GPD Systems, LLC
16:50 - 17:15
Thursday, 19 September 2019
S1.10 Reserve: Applying the Brent Template to Overcome Challenges Confronting LNG Commerce
As more nations pivot to natural gas for their baseload energy needs, much of this incremental demand lies beyond the reach of producer pipelines. To satisfy the fuel needs of these overseas economies, the LNG industry has responded by rapidly expanding the infrastructure necessary to liquefy and transport increasing volumes of gas by marine vessel. In stark contrast, the pace of change in the commercial sector, where the LNG value chain is ultimately monetized, continues to frustrate many in the industry. While customers, investors and regulators push for a transparent benchmark price and flexible commercial alternatives to traditional long-term supply agreements, growth in these shorter-duration contracts remains constrained. The absence of industry-standard contract terms and conditions is often cited as a contributing factor. When faced with a similar challenge decades ago, the crude oil industry successfully responded by launching its Brent contract. This presentation will explain why contract standardization is important and how a modified Brent template can be used to create a transparent global natural gas benchmark price, while enabling the LNG industry to overcome its other commercial challenges.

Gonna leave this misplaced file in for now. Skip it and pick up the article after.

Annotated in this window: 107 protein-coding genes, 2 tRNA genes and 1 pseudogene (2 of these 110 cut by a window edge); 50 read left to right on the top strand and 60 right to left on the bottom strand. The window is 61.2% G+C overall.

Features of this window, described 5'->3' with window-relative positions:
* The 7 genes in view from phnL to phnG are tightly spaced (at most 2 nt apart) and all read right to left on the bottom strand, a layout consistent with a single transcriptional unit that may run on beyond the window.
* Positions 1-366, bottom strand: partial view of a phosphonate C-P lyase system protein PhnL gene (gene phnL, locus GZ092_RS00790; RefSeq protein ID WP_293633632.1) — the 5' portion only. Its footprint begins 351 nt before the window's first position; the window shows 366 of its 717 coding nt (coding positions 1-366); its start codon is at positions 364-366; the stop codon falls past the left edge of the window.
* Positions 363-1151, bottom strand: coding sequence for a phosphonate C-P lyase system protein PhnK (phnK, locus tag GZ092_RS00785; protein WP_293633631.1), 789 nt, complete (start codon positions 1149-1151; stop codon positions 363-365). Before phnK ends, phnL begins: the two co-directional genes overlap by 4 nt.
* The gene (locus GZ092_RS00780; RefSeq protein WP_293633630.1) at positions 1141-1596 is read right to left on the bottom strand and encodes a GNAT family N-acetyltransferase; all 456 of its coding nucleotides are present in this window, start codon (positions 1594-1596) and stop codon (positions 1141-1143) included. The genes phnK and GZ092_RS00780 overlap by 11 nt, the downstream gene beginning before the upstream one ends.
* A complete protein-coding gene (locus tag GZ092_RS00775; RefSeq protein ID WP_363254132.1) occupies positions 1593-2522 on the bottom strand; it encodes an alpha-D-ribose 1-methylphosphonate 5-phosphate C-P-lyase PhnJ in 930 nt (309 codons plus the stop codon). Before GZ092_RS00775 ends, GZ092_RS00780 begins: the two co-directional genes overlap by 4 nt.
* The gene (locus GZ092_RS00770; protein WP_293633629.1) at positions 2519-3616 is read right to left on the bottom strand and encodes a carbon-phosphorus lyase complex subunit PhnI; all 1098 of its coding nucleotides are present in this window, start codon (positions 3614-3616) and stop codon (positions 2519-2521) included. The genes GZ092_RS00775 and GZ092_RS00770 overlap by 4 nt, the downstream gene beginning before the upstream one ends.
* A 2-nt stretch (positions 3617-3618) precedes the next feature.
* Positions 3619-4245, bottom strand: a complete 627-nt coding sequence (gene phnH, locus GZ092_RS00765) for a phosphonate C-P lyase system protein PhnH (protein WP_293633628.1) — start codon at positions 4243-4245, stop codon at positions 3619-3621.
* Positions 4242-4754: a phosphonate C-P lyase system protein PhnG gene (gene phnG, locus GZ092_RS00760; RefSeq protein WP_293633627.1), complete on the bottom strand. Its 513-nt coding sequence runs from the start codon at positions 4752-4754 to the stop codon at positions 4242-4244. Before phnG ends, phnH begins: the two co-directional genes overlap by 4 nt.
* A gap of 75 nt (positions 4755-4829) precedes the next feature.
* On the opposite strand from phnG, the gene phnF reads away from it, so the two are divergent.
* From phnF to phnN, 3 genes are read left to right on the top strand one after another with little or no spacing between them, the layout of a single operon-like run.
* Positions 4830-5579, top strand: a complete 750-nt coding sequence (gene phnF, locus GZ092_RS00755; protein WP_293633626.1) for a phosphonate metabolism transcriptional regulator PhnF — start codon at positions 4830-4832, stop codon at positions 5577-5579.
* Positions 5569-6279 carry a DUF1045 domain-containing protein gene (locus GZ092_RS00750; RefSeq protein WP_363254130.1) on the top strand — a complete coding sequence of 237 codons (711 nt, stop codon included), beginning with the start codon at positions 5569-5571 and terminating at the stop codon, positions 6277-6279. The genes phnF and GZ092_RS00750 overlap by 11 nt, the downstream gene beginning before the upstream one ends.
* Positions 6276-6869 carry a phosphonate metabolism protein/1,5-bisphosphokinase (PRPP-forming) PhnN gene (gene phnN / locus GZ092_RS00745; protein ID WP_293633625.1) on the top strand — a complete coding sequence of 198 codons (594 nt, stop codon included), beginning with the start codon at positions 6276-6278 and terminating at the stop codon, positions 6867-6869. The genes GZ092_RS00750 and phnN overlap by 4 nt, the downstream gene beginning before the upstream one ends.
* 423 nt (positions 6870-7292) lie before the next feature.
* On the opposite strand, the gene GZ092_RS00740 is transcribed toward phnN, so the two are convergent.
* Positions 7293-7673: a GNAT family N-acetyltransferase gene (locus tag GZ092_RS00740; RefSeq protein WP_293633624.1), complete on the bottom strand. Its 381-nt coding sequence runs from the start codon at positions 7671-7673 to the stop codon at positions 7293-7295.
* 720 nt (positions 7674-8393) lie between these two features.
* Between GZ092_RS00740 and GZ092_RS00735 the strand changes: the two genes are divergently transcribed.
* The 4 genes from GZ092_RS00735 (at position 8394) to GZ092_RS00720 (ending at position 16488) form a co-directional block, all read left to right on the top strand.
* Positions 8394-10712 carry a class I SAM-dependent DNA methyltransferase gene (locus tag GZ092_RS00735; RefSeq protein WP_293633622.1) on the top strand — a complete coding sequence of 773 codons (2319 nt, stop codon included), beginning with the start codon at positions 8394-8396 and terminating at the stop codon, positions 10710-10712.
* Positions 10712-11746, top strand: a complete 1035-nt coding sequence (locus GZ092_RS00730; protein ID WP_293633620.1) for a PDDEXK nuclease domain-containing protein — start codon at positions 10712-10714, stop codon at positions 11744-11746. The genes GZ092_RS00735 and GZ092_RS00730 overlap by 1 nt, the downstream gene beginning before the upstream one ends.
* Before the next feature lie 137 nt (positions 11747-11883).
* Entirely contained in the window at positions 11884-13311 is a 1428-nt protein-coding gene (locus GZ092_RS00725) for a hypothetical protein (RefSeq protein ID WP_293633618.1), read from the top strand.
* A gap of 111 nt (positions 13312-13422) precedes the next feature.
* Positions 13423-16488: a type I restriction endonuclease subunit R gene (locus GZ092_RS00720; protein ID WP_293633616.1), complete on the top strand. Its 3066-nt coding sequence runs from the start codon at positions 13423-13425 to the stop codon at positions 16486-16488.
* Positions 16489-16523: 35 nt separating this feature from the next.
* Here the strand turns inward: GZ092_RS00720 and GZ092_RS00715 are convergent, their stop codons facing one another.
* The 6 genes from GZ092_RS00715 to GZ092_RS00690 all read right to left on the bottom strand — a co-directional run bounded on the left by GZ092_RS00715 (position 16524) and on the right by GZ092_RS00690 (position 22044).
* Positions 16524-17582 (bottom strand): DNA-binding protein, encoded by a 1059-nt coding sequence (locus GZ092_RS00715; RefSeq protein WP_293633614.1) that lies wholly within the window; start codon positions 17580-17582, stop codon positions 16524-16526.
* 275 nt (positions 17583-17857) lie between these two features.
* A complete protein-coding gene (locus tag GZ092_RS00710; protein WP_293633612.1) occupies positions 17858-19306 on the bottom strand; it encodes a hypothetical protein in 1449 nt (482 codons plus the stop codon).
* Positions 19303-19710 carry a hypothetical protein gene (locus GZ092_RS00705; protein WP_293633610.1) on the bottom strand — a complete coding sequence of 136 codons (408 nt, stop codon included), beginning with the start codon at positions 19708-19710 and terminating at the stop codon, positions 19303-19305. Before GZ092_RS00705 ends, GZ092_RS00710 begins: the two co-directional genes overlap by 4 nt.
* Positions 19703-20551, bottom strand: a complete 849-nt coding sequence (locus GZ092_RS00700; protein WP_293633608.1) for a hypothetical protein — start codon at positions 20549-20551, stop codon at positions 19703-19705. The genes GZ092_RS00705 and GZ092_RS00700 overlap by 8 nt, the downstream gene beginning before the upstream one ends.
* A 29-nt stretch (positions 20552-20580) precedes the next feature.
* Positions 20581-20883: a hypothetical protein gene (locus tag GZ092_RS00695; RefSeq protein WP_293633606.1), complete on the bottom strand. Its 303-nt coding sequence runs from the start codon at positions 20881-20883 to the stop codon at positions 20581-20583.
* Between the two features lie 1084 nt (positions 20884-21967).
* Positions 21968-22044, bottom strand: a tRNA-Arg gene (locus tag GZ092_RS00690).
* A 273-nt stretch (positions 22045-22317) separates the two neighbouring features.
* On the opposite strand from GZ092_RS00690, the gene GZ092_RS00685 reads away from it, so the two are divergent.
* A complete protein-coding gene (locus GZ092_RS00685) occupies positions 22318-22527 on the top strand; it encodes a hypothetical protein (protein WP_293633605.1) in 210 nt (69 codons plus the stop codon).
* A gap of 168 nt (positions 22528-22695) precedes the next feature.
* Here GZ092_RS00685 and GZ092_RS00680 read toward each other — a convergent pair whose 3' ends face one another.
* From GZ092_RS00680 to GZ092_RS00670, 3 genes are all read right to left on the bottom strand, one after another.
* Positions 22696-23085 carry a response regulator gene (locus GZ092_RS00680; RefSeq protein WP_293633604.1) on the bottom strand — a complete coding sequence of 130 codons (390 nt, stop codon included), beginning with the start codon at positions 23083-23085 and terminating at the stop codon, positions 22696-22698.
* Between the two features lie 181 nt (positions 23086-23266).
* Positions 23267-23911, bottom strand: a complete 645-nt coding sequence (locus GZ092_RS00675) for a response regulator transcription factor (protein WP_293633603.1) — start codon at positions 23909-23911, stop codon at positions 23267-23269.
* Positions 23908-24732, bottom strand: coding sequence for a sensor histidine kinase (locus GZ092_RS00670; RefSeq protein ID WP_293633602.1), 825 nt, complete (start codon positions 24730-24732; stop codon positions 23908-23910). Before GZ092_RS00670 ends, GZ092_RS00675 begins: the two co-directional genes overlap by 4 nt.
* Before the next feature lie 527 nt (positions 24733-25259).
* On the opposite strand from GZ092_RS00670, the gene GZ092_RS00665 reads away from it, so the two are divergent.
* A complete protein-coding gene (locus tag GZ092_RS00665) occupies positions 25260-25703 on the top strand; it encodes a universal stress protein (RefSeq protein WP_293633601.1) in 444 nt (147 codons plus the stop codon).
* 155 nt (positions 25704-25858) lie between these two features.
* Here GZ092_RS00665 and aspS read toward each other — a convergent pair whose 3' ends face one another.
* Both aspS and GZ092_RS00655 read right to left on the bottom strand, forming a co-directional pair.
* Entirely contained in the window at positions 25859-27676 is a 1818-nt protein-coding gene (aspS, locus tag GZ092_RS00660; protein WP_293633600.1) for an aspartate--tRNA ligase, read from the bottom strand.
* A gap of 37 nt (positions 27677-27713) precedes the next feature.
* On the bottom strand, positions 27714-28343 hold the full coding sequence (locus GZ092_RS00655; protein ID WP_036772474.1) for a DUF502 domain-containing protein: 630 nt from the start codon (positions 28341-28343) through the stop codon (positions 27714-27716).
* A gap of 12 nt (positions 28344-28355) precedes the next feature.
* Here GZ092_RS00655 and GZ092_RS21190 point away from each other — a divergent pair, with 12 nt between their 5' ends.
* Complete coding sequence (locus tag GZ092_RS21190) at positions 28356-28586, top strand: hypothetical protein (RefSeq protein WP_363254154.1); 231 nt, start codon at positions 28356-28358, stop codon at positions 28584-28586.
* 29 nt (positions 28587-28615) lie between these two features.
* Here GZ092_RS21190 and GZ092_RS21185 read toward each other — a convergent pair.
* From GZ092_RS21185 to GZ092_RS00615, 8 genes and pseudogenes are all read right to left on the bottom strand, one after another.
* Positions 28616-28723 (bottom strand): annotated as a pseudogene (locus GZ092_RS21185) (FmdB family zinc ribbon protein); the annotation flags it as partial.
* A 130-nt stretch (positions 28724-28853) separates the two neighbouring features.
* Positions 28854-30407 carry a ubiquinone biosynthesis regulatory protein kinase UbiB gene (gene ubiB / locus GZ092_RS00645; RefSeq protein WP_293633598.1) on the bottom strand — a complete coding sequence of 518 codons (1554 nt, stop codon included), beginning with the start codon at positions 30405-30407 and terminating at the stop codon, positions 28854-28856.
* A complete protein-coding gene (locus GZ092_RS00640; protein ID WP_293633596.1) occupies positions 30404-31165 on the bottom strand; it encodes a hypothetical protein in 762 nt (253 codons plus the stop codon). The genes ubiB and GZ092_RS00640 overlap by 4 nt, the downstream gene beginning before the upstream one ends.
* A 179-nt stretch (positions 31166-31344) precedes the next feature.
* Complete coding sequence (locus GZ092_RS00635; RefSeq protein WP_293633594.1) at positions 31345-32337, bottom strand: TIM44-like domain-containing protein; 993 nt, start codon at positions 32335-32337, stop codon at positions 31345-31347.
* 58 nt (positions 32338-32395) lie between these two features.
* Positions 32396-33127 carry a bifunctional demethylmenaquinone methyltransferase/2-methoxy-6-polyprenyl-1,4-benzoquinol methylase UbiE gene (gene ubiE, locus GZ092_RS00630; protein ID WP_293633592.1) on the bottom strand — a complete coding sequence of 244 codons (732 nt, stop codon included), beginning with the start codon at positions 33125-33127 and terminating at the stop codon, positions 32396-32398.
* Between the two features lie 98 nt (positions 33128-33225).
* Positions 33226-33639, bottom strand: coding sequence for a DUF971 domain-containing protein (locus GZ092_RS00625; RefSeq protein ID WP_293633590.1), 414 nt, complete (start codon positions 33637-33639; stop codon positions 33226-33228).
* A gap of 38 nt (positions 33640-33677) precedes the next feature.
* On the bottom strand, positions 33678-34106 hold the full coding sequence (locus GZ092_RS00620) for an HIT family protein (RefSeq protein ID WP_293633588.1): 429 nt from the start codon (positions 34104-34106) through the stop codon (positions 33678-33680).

Over the years, Brent traders have appreciated the ease of transacting commerce in a liquid and transparent marketplace. However, the process used to generate the Brent benchmark is far from perfect. The methodology flaw lies with the cash-settled Brent futures contract, which is not a source or outlet for the underlying commodity, and cannot assure futures/physical-forward price convergence. Determined to correct these legacy Brent market deficiencies when proposing a model for the LNG marketplace, the author introduces the “three-legged stool”, a solution which seamlessly links spot and physical-forward LNG contract terms with a patented physical-settlement futures contract. Futures delivery takes place free on-board (FOB) buyer’s vessel at an export terminal chosen by the seller, from a global basket of exchange-approved facilities. This provision assures LNG futures market participants with open post-expiry cargo-sized positions, are matched by the exchange clearinghouse for guaranteed physical delivery.
Additionally, to overcome the inefficiencies of individually negotiated bilatteral trades and supplier/purchaser agreements, the author will unveil a set of industry-standard general terms and conditions for LNG futures, spot and physical-forward trades modeled after the successful Brent crude template. Finally, the case will be made why the global natural gas benchmark generated by this new model is likely to encourage significantly more LNG trading volume and destination flexibility, while increasing short-term and spot market contract liquidity.